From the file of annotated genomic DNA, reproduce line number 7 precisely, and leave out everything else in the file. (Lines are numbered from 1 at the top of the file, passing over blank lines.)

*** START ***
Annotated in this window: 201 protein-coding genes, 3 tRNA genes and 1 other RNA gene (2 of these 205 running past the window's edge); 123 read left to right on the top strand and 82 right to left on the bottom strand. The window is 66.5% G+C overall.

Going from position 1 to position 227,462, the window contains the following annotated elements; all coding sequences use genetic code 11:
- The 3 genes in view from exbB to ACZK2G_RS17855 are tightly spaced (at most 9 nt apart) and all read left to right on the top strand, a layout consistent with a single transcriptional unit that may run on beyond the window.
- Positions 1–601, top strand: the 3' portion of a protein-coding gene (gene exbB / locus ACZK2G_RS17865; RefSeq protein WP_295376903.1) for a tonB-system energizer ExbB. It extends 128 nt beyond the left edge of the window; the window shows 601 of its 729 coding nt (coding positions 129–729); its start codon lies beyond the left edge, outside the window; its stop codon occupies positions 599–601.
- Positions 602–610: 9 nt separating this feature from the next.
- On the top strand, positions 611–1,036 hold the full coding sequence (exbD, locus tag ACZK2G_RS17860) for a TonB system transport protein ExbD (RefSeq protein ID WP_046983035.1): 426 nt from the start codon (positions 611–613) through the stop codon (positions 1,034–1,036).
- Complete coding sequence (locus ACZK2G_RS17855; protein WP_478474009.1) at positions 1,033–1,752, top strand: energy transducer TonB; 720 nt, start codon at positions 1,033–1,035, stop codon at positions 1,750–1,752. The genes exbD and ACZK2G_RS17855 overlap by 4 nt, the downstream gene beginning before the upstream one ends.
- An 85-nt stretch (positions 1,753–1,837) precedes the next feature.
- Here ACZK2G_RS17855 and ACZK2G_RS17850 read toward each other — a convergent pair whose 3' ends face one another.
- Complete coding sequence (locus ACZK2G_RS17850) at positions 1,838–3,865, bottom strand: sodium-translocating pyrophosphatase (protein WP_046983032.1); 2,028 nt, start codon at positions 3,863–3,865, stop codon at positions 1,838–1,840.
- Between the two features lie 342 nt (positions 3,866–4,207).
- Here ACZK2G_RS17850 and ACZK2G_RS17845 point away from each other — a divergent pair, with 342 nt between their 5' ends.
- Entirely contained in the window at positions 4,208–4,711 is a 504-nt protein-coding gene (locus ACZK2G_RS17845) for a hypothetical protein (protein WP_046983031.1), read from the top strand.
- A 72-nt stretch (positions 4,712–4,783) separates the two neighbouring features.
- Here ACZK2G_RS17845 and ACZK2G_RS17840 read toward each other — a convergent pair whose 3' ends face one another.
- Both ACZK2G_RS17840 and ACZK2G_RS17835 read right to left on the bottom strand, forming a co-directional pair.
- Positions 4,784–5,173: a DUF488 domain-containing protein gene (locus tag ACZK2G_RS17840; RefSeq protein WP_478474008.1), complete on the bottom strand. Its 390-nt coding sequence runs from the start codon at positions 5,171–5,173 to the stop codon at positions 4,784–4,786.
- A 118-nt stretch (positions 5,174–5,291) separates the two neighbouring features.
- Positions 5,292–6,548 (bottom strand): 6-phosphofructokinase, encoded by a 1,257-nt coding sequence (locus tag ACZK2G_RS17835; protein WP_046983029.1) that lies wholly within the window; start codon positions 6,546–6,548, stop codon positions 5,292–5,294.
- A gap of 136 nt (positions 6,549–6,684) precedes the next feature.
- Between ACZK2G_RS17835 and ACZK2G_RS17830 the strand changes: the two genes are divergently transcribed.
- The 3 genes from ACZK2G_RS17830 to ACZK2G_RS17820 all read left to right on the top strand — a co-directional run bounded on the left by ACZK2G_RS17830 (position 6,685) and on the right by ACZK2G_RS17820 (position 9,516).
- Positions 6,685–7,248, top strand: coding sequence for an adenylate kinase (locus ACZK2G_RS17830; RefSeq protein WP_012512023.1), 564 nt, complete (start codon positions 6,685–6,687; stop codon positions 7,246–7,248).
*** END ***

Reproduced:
- Complete coding sequence (locus ACZK2G_RS17855; protein WP_478474009.1) at positions 1,033–1,752, top strand: energy transducer TonB; 720 nt, start codon at positions 1,033–1,035, stop codon at positions 1,750–1,752. The genes exbD and ACZK2G_RS17855 overlap by 4 nt, the downstream gene beginning before the upstream one ends.